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Posted: Sep 29, 2014 - 8:35pm

United Against Terrorism handbook released at Winnipeg mosque
Islamic groups and RCMP join in effort to fight recruitment of youths by militants

A handbook aimed at preventing young Canadians from being recruited by extremist groups has been released at a Winnipeg mosque today. 

The handbook, titled United Against Terrorism: A Collaborative Effort Towards a Secure, Inclusive and Just Canada, was presented at the Winnipeg Central Mosque.

It's a joint effort between Islamic Social Services, the National Council of Canadian Muslims and the RCMP.

All of us have one objective — we want to secure Canada. We want our youth safe. We do not want them recruited by these criminal gangs," said Shahina Siddiqui, executive director with the Islamic Social Services Association of Canada, one of the groups behind the handbook.

"It's a collaborative effort on, How do we work together to rid Canada of this phenomenon where some of our youth have been radicalized? Of Islamophobia? Of this suspicion that exists between the Muslim community and our law enforcement?" (...)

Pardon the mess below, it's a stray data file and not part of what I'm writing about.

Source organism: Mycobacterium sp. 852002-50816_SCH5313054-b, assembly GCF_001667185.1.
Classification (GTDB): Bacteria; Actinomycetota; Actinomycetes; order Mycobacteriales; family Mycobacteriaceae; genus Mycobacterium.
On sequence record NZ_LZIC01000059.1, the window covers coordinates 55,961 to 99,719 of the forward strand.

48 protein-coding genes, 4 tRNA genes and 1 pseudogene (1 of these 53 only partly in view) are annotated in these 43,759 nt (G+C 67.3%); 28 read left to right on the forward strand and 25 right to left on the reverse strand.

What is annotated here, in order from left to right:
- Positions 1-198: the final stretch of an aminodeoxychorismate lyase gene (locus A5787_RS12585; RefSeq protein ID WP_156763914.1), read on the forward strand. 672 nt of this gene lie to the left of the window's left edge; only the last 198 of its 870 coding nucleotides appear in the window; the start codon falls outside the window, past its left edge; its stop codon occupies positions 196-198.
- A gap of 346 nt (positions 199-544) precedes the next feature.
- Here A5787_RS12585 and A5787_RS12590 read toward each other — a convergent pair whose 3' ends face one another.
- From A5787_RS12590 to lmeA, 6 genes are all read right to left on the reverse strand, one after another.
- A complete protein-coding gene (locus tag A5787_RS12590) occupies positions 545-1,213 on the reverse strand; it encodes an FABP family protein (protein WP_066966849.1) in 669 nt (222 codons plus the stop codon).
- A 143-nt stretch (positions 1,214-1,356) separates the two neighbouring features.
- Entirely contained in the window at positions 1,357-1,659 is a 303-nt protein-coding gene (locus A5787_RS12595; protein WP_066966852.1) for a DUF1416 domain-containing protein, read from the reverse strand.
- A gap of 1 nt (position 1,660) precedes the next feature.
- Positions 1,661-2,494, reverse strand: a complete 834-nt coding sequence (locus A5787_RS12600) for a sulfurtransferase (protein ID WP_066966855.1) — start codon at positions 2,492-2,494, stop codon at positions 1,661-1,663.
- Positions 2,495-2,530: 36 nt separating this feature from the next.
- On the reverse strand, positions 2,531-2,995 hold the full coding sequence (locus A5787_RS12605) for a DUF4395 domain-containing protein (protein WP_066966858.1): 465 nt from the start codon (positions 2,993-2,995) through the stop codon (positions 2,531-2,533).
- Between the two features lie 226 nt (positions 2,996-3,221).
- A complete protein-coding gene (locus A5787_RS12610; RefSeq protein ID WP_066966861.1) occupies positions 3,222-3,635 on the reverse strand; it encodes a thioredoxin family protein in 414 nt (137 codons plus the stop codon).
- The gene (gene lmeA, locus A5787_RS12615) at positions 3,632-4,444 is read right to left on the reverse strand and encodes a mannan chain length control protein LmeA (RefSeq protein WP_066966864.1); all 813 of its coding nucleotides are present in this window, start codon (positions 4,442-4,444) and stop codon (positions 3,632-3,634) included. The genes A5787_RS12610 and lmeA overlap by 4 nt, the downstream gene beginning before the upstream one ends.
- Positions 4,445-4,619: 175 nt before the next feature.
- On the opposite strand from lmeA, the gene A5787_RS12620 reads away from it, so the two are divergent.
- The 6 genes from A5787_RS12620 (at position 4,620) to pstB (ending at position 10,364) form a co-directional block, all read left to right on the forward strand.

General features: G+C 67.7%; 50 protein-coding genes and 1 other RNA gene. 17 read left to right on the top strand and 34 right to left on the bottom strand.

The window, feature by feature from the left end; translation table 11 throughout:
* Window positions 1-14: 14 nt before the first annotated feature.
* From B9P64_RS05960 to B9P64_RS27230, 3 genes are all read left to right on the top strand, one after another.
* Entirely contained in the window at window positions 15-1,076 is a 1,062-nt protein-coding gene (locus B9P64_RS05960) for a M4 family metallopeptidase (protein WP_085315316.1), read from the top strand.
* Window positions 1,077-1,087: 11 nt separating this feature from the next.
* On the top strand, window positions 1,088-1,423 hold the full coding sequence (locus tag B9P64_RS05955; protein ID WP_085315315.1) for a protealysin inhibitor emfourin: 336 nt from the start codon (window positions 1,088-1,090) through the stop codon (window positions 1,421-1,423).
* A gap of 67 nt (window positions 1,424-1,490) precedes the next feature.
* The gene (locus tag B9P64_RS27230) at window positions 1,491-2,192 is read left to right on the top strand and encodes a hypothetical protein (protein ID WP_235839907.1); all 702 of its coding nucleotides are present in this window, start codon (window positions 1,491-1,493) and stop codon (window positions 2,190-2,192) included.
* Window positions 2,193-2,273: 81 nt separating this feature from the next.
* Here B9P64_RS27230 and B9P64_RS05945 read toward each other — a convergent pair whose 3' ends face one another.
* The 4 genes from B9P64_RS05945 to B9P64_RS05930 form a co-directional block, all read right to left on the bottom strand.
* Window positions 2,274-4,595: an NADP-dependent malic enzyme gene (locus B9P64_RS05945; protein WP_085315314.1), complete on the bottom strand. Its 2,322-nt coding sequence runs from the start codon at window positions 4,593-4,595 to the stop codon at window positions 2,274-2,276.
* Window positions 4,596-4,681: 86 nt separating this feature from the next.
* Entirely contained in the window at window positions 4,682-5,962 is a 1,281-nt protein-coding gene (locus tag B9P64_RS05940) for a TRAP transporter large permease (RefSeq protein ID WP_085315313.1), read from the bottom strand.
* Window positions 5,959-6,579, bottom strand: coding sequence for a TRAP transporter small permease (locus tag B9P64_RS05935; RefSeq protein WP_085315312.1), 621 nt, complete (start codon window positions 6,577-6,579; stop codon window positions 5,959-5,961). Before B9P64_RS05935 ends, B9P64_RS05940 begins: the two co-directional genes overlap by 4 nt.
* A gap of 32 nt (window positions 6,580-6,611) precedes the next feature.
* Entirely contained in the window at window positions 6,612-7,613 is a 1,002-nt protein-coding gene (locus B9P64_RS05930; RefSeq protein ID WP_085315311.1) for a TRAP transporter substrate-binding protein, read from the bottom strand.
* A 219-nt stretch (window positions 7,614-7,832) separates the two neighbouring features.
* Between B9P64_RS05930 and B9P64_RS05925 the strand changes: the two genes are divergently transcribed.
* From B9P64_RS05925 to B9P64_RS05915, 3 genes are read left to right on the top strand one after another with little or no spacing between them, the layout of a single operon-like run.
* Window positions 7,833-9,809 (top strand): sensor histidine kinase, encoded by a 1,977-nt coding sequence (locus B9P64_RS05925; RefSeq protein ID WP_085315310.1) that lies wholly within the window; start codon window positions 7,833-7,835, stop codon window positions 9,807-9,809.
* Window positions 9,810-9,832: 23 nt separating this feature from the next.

katzendogs

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Location: Pasadena, Texas
Gender: Male
Zodiac: Aquarius
Chinese Yr: Dragon


Posted: Sep 28, 2014 - 12:51pm

 RichardPrins wrote:
Harper's New Climate PR Campaign Is Downright Orwellian | Carol Linnitt
Facing criticism in the lead up to the U.N. Climate Summit, which prime minister Stephen Harper did not attend, the Harper Government released a new public outreach campaign through Environment Canada, praising the country's action on climate change.

The campaign points to four pillars of Canada's climate progress including efforts to reduce greenhouse gas emissions, investing in climate adaptation, "world-class scientific research to inform decision-making," and international leadership in climate action.

Already critics are pointing to the apparent disparity between the Environment Canada campaign and Canada's waning reputation on the international stage for its climate obstruction, the muzzling of scientists, the elimination of environmental legislation and massive cuts to federal research and science programs.